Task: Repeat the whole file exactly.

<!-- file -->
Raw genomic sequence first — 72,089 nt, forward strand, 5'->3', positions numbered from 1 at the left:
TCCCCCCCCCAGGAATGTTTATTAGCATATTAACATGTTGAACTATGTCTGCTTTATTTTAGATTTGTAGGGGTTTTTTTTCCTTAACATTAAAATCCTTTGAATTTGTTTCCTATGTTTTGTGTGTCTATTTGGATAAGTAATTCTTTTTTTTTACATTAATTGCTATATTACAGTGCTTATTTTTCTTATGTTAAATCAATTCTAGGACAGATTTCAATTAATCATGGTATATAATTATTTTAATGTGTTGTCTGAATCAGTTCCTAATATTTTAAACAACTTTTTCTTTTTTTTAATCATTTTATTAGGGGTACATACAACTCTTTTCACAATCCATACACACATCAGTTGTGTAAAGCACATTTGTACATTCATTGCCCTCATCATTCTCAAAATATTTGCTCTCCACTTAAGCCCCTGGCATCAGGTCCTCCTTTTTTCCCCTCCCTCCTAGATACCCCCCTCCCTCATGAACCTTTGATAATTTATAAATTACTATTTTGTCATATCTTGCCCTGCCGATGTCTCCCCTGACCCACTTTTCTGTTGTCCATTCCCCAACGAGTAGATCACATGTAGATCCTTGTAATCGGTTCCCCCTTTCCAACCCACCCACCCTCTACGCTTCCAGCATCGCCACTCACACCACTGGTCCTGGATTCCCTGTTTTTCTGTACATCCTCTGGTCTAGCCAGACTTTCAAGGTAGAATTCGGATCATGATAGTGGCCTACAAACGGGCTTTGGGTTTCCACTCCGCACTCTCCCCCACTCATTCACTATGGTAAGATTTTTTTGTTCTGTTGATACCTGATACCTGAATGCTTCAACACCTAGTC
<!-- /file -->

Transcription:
Raw genomic sequence first — 72,089 nt, forward strand, 5'->3', positions numbered from 1 at the left:
TCCCCCCCCCAGGAATGTTTATTAGCATATTAACATGTTGAACTATGTCTGCTTTATTTTAGATTTGTAGGGGTTTTTTTTCCTTAACATTAAAATCCTTTGAATTTGTTTCCTATGTTTTGTGTGTCTATTTGGATAAGTAATTCTTTTTTTTTACATTAATTGCTATATTACAGTGCTTATTTTTCTTATGTTAAATCAATTCTAGGACAGATTTCAATTAATCATGGTATATAATTATTTTAATGTGTTGTCTGAATCAGTTCCTAATATTTTAAACAACTTTTTCTTTTTTTTAATCATTTTATTAGGGGTACATACAACTCTTTTCACAATCCATACACACATCAGTTGTGTAAAGCACATTTGTACATTCATTGCCCTCATCATTCTCAAAATATTTGCTCTCCACTTAAGCCCCTGGCATCAGGTCCTCCTTTTTTCCCCTCCCTCCTAGATACCCCCCTCCCTCATGAACCTTTGATAATTTATAAATTACTATTTTGTCATATCTTGCCCTGCCGATGTCTCCCCTGACCCACTTTTCTGTTGTCCATTCCCCAACGAGTAGATCACATGTAGATCCTTGTAATCGGTTCCCCCTTTCCAACCCACCCACCCTCTACGCTTCCAGCATCGCCACTCACACCACTGGTCCTGGATTCCCTGTTTTTCTGTACATCCTCTGGTCTAGCCAGACTTTCAAGGTAGAATTCGGATCATGATAGTGGCCTACAAACGGGCTTTGGGTTTCCACTCCGCACTCTCCCCCACTCATTCACTATGGTAAGATTTTTTTGTTCTGTTGATACCTGATACCTGAATGCTTCAACACCTAGTC